Sexism and Misogyny in Tech: How Investors Can Help Drive Change
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do more than just satisfy the law. “Investors and the board, in general, should step up if a problem occurs at the company, regardless of what that problem is,” Teten says. That can include strategic issues as well as personal problems within the executive ranks. The remedy for these problems might be recruiting new leadership for the company, he says.
Founders should take note that bad behavior may also cost them a shot at funding. When investors first get to know the leadership at startups, Teten says, they look for someone with the maturity to properly manage the money they get from backers. If there are issues such as sexism, that is a problem for investors, he says. “But there are lots of other ways they can be immature,” says Teten. “Investors should be looking out for all of this before they sign what is effectively a 10-year contract with the company.”
Recent press coverage of accusations of misogyny, he says, has made the venture capital world a bit more mindful to watch for these issues. And Teten has outlined some steps to prevent workplace problems from occurring, articulate the kind of culture a company wants to have, and drive towards more diversity in the startup community.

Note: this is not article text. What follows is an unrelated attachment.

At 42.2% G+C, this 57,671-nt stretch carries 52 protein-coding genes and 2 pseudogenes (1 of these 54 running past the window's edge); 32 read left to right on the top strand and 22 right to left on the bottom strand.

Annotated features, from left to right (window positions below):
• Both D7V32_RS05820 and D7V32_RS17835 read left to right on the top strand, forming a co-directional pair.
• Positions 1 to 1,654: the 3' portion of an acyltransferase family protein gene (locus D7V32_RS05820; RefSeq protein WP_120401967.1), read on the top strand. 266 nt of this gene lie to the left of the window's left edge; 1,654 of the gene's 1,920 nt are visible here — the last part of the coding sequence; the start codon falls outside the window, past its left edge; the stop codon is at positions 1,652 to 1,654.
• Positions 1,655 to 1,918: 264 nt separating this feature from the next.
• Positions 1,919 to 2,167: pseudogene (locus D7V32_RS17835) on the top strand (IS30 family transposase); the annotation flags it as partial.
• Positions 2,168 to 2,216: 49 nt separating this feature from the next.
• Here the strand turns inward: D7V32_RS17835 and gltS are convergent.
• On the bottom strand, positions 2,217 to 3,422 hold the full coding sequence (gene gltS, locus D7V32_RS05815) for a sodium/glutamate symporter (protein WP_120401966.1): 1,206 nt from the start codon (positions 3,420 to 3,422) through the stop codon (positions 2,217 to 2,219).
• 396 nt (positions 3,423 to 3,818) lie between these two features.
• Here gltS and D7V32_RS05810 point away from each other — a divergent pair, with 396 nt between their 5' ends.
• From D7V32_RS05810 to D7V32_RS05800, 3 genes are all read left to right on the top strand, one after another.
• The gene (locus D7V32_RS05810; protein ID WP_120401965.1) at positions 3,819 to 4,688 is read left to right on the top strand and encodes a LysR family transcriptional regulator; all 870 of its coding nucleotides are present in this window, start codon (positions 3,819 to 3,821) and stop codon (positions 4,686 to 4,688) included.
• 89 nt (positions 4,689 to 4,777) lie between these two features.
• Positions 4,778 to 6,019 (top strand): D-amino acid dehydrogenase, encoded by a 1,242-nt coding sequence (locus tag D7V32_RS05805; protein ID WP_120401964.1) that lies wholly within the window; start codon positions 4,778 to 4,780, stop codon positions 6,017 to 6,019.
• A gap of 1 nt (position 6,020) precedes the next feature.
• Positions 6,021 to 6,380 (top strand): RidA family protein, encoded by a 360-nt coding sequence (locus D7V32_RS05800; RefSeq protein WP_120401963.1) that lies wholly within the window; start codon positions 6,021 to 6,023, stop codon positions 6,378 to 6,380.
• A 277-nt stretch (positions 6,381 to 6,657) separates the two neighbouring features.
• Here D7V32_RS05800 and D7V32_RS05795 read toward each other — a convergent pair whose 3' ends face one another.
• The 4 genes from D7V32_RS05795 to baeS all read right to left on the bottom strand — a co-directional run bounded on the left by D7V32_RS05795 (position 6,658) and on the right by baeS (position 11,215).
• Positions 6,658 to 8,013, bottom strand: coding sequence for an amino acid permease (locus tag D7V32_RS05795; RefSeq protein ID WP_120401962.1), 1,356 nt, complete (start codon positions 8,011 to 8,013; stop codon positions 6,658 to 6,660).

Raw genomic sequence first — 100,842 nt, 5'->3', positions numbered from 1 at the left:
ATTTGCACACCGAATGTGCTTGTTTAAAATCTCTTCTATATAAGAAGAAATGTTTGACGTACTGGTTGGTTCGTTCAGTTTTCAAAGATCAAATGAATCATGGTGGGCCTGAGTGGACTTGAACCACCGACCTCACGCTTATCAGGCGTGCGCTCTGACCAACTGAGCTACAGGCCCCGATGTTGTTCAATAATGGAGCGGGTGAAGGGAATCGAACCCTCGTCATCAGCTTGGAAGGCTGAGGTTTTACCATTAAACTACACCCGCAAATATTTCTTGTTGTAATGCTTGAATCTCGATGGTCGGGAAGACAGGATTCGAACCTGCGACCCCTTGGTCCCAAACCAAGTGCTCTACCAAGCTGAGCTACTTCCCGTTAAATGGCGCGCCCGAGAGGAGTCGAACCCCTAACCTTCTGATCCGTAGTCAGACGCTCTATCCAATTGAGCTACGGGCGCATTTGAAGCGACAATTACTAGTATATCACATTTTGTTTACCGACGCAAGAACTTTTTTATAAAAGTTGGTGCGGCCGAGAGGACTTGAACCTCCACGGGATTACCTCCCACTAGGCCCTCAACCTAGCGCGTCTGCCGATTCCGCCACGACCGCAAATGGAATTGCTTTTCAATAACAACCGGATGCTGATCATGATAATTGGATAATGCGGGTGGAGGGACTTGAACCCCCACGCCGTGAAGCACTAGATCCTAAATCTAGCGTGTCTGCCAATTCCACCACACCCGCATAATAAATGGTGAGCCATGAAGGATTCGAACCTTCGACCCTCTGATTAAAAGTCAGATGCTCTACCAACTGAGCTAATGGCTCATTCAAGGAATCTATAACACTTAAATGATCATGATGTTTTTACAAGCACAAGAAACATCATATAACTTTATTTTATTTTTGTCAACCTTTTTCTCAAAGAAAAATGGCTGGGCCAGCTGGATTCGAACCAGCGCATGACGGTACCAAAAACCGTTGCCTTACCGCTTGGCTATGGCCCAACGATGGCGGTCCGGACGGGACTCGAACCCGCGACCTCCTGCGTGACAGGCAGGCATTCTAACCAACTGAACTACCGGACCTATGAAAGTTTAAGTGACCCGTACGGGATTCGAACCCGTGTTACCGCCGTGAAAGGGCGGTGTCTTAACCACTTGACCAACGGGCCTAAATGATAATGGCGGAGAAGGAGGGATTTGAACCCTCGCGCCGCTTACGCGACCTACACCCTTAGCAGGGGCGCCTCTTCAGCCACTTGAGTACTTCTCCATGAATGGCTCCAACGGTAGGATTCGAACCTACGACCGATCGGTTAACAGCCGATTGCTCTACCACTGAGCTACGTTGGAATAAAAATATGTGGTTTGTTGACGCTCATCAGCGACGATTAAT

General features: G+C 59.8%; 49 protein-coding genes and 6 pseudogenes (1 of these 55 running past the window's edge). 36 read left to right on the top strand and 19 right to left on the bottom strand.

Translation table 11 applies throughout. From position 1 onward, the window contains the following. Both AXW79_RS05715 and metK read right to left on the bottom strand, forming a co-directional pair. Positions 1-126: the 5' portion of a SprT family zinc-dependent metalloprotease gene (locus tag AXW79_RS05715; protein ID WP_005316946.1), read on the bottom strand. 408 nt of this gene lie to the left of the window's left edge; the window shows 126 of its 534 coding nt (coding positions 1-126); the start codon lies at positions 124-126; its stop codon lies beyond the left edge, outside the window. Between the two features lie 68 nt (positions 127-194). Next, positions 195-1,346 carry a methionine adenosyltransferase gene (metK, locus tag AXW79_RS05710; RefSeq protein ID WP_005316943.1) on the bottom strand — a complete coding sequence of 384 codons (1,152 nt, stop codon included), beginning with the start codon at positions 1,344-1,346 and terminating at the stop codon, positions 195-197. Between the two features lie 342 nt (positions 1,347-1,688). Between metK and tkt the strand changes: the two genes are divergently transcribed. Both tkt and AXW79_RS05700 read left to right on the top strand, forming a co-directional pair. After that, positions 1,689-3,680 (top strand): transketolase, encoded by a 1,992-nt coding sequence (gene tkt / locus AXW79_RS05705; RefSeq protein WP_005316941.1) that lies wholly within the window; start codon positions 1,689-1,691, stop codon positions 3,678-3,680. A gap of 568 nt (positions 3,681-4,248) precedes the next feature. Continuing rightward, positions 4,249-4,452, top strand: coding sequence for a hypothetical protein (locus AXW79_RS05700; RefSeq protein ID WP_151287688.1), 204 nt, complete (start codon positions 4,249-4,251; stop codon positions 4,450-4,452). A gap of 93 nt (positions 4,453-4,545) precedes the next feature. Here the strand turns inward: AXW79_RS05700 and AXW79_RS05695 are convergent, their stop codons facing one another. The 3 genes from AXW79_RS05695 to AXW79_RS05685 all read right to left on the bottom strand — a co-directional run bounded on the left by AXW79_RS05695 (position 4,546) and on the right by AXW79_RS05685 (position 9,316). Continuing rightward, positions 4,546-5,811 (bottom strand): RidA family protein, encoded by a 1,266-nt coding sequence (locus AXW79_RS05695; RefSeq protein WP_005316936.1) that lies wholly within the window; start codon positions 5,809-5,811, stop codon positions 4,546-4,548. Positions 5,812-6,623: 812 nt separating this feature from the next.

Being more mindful of the culture of the startups they back is in the best interests of investors, says Zimmerman. Investors who are on the board of directors may have personal liability, he says, if a sexual harassment issue or a hostile work environment problem arises at a startup they back. If they were aware of (or should have known there was) such an issue, yet failed to ensure appropriate action took place, they may be culpable, he adds.
Even if an investor is not on the board, and does not have responsibility in the eyes of the law, Zimmerman says, he or she may still face some fallout. “You’re probably going to lose some money because there’s a really negative set of things that will happen at that company,” he says. That could include costly litigation, fines, and loss of business or deals that sour the market value of the company.
He says even when board members do step in when issues arise, it still points to an underlying problem. “If board members are called up to do the right thing, it’s because some senior executive [at a startup] has behaved like a jackass,” he says.
Part of the problem, says Julie Levinson Werner, a Lowenstein Sandler attorney who specializes in employment law, may stem from startups’ natural growing pains. Companies often begin with a small group of friends who perhaps went to school together but do not realize their culture must evolve, she says.
“As they grow, they don’t appreciate it’s different than something that started in their basement or dorm room,” says Werner. New levels of accountability pile on, especially after taking funding and hiring employees, she says. “This isn’t just about hanging out and having fun.”
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